I started precooking my meals. I had a fridge and some containers so I would cook rice, lentils and a veggie mix and keep it in the fridge. That way, whenever I didn’t have electricity, which was almost every other night, I could use the small charcoal stove to heat it all up. When the girls saw me putting food into containers they said “What are you doing?” I said precooking my meals. “So the food you are cooking now, you are going to eat tomorrow?, No, Sarah, you must eat the food you cook today.” They couldn’t understand my future planning. The girls would help me cook sometimes as well, as they pointed and whispered to themselves one of them finally asked “Sarah, what is this” I said- It’s broccoli, and this one is cauliflower. After cooking I gave them the mix and they reluctantly ate the broccoli. I laughed to myself because broccoli is an unliked vegetable for kids in all countries it seems haha.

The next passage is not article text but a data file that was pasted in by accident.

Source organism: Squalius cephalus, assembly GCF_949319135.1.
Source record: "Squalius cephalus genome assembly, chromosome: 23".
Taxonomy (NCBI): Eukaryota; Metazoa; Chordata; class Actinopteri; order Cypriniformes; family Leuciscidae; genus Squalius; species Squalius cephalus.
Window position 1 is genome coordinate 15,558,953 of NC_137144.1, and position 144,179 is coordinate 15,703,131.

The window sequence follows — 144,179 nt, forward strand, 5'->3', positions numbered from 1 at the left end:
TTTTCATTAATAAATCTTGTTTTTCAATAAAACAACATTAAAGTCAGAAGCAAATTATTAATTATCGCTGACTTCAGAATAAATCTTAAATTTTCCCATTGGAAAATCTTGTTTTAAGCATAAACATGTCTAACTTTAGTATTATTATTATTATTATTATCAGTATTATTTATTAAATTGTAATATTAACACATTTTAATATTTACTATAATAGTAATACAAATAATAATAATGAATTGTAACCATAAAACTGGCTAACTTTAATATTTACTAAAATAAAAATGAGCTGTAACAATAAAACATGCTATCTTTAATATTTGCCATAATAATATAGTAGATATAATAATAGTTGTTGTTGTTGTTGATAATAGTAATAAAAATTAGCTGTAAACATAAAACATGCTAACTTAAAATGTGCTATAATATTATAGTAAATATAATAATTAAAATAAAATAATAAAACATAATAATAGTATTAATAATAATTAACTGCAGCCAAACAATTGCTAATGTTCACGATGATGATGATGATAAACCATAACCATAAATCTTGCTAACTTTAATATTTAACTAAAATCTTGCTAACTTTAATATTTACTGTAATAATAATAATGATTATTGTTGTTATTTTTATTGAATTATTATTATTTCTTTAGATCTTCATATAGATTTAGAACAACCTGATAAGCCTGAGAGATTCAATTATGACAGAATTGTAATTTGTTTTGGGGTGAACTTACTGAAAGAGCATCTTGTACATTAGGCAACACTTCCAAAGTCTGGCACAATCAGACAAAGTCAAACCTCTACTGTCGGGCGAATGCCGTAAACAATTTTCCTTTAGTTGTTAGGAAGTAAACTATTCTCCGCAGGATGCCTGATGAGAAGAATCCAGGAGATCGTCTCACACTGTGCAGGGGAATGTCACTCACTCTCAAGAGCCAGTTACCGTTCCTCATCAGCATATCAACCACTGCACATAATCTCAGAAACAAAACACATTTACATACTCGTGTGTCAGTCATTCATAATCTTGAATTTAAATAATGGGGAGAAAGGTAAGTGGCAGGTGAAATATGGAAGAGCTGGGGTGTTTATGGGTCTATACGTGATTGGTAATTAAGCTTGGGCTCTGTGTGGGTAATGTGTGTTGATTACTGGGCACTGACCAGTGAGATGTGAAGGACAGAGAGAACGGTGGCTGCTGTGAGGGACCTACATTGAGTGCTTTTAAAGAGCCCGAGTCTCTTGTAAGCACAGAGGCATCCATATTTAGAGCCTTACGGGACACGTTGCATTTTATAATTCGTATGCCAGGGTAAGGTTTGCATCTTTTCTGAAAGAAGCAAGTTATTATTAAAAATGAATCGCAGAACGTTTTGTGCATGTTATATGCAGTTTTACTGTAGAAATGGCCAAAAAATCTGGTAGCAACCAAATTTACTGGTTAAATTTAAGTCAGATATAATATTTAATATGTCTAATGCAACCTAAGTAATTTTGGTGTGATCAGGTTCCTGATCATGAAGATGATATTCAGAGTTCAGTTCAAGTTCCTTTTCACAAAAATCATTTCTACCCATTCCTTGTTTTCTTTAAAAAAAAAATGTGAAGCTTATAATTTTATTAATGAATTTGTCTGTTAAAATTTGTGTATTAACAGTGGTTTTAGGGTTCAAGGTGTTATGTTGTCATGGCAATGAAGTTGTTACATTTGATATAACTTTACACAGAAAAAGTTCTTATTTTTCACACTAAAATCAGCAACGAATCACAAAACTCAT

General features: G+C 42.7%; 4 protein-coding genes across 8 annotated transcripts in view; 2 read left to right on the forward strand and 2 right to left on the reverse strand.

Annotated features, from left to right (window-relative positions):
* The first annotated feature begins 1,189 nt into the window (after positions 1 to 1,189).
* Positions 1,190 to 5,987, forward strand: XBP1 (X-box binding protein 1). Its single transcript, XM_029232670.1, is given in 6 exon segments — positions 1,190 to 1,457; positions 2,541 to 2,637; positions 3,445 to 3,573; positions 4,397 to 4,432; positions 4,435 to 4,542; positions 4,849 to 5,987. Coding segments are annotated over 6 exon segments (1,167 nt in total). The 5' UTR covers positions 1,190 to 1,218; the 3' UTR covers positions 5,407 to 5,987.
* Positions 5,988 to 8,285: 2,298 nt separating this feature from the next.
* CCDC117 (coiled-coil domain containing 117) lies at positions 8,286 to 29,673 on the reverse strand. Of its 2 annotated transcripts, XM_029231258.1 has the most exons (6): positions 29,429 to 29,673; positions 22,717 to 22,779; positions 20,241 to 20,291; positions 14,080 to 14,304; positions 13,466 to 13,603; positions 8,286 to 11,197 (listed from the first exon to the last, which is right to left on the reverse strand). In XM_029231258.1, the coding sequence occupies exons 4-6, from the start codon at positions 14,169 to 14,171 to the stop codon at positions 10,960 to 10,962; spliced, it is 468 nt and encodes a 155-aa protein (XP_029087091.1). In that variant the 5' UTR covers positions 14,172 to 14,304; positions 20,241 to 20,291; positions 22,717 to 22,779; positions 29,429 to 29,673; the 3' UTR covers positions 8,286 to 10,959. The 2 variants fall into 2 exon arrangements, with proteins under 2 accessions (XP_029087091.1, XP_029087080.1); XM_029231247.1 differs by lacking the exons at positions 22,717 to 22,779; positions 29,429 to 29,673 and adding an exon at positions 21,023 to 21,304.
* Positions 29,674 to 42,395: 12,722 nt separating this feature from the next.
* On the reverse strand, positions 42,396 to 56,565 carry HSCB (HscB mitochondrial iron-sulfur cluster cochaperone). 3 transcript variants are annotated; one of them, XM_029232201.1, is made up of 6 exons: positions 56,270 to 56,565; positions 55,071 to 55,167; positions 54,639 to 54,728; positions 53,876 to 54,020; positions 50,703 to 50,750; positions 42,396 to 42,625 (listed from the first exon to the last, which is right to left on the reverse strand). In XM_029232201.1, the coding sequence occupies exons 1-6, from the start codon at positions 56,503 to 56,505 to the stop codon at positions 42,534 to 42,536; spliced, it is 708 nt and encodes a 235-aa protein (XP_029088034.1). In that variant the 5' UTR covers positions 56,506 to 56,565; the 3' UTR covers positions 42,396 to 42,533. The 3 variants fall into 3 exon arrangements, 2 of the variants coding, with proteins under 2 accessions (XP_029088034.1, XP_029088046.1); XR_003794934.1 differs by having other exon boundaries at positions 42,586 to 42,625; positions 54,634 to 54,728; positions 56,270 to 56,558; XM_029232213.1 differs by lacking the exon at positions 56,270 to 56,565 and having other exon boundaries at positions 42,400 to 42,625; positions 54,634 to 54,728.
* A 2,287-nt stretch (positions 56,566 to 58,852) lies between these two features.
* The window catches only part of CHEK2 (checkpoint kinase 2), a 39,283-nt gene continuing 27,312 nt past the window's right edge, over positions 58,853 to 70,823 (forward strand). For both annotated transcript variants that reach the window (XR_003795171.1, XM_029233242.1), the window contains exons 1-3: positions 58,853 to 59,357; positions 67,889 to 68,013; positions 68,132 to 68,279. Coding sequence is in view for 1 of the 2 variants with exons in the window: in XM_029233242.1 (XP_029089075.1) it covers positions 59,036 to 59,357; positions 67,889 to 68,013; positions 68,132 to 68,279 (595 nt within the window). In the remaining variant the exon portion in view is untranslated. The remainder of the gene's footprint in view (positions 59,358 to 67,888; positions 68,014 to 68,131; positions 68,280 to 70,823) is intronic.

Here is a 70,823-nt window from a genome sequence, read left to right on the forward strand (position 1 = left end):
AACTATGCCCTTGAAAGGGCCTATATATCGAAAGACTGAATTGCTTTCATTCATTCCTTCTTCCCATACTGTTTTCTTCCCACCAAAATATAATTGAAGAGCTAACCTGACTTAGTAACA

I would have a sleepover with the girls sometimes, they LOVED my shower. Last year, when the girls first had a sleepover I made them shower because their clothes all smell like urine. So now they know the routine, they come into my room strip down as fast as they can and run into the shower, they love it! Three little girls screaming and playing under the water, as I pass them soap and tell them to put it on their bodies. Then the girls stand in the bathroom with their fingers out, I have taught them the finger brushing method with my toothpaste. They usually wake up around 5:30am rustling around. That is when I kick them out and send them home so they can get ready for school.